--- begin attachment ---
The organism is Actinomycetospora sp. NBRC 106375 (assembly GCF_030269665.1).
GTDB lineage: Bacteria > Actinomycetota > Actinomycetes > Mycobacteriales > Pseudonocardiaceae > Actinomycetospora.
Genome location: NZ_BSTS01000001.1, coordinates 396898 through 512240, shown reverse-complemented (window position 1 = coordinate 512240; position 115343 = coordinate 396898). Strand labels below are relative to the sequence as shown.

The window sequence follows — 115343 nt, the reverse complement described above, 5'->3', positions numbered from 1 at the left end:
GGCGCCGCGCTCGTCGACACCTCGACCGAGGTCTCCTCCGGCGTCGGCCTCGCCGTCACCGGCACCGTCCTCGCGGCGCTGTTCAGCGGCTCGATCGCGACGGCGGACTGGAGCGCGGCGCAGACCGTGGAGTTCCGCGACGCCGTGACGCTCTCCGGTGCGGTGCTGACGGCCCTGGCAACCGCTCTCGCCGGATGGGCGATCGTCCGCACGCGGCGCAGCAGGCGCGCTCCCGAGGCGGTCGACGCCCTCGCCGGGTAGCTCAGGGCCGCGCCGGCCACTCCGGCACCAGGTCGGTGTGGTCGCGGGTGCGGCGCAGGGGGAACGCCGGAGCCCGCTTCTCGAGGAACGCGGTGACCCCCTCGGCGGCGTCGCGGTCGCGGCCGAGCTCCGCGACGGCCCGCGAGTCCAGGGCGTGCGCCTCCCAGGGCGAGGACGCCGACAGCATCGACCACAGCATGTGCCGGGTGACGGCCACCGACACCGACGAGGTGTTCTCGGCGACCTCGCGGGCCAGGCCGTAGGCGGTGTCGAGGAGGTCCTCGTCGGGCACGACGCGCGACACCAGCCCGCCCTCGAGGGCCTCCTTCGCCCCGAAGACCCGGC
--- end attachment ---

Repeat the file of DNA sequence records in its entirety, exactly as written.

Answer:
The organism is Actinomycetospora sp. NBRC 106375 (assembly GCF_030269665.1).
GTDB lineage: Bacteria > Actinomycetota > Actinomycetes > Mycobacteriales > Pseudonocardiaceae > Actinomycetospora.
Genome location: NZ_BSTS01000001.1, coordinates 396898 through 512240, shown reverse-complemented (window position 1 = coordinate 512240; position 115343 = coordinate 396898). Strand labels below are relative to the sequence as shown.

The window sequence follows — 115343 nt, the reverse complement described above, 5'->3', positions numbered from 1 at the left end:
GGCGCCGCGCTCGTCGACACCTCGACCGAGGTCTCCTCCGGCGTCGGCCTCGCCGTCACCGGCACCGTCCTCGCGGCGCTGTTCAGCGGCTCGATCGCGACGGCGGACTGGAGCGCGGCGCAGACCGTGGAGTTCCGCGACGCCGTGACGCTCTCCGGTGCGGTGCTGACGGCCCTGGCAACCGCTCTCGCCGGATGGGCGATCGTCCGCACGCGGCGCAGCAGGCGCGCTCCCGAGGCGGTCGACGCCCTCGCCGGGTAGCTCAGGGCCGCGCCGGCCACTCCGGCACCAGGTCGGTGTGGTCGCGGGTGCGGCGCAGGGGGAACGCCGGAGCCCGCTTCTCGAGGAACGCGGTGACCCCCTCGGCGGCGTCGCGGTCGCGGCCGAGCTCCGCGACGGCCCGCGAGTCCAGGGCGTGCGCCTCCCAGGGCGAGGACGCCGACAGCATCGACCACAGCATGTGCCGGGTGACGGCCACCGACACCGACGAGGTGTTCTCGGCGACCTCGCGGGCCAGGCCGTAGGCGGTGTCGAGGAGGTCCTCGTCGGGCACGACGCGCGACACCAGCCCGCCCTCGAGGGCCTCCTTCGCCCCGAAGACCCGGC